Research: Crab Types

Thursday, February 23, 2017
As a native of Maryland, I take crab meat very seriously. Then, when Kyle and I tucked into some shellfish at a local seafood restaurant, we realized that this was a good opportunity for some research. The kinds of crab that people enjoy can largely depend on the region and the season. Everyone has their own favorite, but a handful of crabs have clawed their way (zing!) onto a pretty solidified list of popular types.

There’s only one type of crab that has had a television show devoted to it, and it’s no surprise that it’s the Alaskan King Crab. These guys stand out not only because of their remarkable size and mellow flavor, but because fishing for Alaskan King Crab is one of the most dangerous professions there is (the Bureau of Labor Statistics has ranked crab fishing as having staggeringly higher fatality rates than pilots and loggers). For diners who don’t owe any taste or geographical loyalty to any particular type, Alaskan King is likely to be the crab that most people know and love.

Snow Crab is similar to King Crab. They’re both found in cold, northern oceans, and both are prepared and eaten in the same way. The claws are where it’s at, meat-wise. 80% of the snow crab eaten in the United States is imported from Canada, though it’s caught in other northern places like Greenland and Norway, too. If you’re at one of those all-you-can-eat crab leg buffets, chances are you’re chowing down on snow crab.

The Chesapeake Blue Crab is my favorite, and that’s the one I'm talking about whenever I get that faraway look in my eye and reminisce about Baltimore. I'm not only biased because that’s the crab I grew up with, but because it’s the most versatile of the crab meats. You can eat the hard-shelled ones steamed and covered in Old Bay seasoning. You can fry up the soft-shell type in flour and spices. Blue crab meat is perfect in crab cakes. Blue crab is rarer and more expensive than the larger crabs mentioned above, but they’re more than worth it for diners up and down the Eastern seaboard.

Over on the other size of the continent, you can find Kyle’s favorite, Dungeness Crab. Named after the port of Dungeness, Washington, a full one-fourth of this crab’s body is meat. Unlike other types, which have been fished down to dangerous population levels, Dungeness crab is abundant. A popular method of preparing them is “half-backing”. The crab is flipped upside-down and chopped in half lengthwise. This makes the guts and gills easier to scoop out, and the remainder can be quickly steamed or boiled. If you’re ever in San Francisco, make sure to get cioppino, chock full of Dungeness. You won’t be sorry.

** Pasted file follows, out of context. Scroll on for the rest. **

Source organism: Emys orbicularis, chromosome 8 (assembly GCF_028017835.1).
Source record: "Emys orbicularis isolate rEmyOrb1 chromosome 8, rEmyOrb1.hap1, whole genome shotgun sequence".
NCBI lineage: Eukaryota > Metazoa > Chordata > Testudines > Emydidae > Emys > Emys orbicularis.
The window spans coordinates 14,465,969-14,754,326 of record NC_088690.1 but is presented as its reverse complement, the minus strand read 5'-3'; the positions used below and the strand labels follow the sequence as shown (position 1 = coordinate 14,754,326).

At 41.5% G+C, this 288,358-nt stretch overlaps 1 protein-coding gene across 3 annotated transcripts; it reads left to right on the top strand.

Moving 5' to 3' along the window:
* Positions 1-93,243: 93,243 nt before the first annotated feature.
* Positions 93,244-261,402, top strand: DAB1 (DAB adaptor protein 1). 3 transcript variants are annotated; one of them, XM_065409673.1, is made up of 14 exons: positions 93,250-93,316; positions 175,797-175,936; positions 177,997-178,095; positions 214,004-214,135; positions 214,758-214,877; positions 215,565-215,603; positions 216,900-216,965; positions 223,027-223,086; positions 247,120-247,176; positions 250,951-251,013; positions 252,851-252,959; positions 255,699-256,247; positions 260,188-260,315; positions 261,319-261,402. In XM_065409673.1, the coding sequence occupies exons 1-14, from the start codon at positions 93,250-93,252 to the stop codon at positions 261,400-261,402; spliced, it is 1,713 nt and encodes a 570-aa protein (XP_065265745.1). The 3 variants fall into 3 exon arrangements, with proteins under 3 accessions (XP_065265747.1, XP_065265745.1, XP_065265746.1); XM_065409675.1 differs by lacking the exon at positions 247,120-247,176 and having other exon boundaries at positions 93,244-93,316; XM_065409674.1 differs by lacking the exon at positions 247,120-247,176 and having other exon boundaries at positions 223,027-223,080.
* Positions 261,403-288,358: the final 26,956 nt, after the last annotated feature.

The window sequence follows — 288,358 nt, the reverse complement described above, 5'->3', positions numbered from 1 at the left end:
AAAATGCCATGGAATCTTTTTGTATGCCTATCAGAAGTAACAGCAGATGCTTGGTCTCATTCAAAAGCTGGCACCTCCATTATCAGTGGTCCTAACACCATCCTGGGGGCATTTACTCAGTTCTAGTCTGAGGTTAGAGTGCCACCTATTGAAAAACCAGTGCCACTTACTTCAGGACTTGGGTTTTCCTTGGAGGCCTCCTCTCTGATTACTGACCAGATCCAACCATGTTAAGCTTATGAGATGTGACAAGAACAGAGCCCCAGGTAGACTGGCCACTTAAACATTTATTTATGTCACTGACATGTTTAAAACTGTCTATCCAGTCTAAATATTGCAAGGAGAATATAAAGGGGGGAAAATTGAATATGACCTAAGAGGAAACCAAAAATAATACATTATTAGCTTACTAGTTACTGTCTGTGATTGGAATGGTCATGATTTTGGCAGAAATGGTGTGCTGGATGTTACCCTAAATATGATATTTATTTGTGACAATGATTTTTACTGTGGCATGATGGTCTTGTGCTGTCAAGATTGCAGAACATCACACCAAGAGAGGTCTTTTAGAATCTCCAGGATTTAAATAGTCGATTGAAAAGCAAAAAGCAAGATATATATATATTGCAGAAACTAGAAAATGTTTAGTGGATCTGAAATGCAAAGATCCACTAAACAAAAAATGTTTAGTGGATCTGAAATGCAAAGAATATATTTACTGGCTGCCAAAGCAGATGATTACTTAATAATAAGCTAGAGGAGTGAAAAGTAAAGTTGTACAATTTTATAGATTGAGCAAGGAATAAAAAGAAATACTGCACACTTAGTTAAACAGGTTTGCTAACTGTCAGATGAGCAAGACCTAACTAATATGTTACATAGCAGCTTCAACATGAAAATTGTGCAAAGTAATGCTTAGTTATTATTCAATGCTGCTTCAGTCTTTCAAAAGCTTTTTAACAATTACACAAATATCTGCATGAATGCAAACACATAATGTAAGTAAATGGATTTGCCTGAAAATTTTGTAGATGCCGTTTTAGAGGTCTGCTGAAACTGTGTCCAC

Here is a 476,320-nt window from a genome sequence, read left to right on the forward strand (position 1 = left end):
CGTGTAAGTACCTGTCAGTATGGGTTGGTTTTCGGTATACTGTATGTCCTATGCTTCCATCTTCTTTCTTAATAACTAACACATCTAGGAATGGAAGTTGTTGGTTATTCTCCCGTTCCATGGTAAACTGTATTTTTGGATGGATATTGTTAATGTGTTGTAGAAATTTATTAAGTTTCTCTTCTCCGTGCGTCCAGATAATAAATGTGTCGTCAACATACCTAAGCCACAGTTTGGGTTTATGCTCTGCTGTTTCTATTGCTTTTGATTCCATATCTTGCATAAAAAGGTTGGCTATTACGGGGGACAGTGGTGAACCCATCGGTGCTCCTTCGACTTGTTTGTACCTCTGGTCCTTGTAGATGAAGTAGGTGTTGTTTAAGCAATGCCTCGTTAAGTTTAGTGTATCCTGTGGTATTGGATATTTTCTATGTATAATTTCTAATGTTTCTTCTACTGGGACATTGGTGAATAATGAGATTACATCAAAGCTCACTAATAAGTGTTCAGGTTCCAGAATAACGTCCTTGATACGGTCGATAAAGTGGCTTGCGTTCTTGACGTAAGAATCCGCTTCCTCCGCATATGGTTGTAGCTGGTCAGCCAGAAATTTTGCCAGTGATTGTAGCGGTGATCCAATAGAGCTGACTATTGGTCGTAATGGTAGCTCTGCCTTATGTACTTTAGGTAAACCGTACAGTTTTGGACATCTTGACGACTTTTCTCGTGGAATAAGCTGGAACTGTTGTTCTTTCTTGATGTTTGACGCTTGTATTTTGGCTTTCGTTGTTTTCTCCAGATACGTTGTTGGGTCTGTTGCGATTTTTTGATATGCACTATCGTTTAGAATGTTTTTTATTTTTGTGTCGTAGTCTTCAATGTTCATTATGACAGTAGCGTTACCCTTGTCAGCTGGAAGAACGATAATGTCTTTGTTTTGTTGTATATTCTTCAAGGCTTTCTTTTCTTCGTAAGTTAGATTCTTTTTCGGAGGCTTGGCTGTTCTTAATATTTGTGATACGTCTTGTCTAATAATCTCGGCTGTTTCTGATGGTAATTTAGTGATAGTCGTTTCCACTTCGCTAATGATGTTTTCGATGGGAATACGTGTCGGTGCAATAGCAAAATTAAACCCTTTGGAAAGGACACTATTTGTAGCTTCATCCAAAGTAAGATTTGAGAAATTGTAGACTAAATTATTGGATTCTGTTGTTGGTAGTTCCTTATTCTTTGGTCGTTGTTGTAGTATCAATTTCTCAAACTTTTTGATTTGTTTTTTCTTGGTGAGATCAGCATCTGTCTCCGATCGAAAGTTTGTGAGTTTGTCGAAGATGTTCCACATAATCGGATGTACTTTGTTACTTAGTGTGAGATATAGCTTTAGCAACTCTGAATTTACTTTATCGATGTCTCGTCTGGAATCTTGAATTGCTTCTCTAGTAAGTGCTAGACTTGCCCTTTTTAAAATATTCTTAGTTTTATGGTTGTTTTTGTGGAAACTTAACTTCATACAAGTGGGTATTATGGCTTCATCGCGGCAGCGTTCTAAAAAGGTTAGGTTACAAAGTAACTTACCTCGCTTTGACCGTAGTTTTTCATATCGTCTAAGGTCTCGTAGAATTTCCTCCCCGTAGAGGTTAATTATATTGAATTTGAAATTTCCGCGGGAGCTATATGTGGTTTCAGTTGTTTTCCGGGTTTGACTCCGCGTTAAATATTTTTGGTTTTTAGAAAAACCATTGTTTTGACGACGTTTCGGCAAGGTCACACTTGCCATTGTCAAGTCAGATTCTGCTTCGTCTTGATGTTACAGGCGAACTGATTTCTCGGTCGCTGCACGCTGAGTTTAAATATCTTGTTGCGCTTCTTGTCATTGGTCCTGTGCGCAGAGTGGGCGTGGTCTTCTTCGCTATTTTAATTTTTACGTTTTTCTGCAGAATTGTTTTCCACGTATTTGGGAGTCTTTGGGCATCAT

Both the Chesapeake Blue and Dungeness crabs have meaty bodies, but we go back to the extremities for the crabs eaten in the Southeast, the omni-present Stone Crab. Stone crab claws are proportionately enormous to the rest of their bodies, to the point that it’s the only part of the crab that’s served. In addition to being caught in the Northern Atlantic Ocean, stone crabs are harvested from the salt marshes in South Carolina and Georgia. Going out for a seafood feast in Florida? Stone crab will be heavily featured. It doesn’t have as strong a flavor as other crabs, and is often dipped in a sauce.

Those are the main crab types, but just like in any food family, there are specialty niches. Red Rock Crab is related to Dungeness, but are smaller, and have a thicker shell. The claws of the Spider Crab are are spindly as their namesake, but their bodies have a nicely chunky, sweeter meat than other crabs.

The United States is far from the only country that is love with crabs, and Asian countries have their own preferences. The Horesehair Crab is about the ugliest one there is, but Japanese diners heartily enjoy them. The Chinese Mitten Crab is vicious and aggressive when alive, but once they’re steamed and served with ginger and vinegar, it’s one of the most popular dishes from China to Korea.

So no matter what your favorite type of crab is, there’s a multitude of flavors out there for you to enjoy. It makes us wonder why people call an ill-temper “being crabby”. Eating crab makes us pretty damned happy.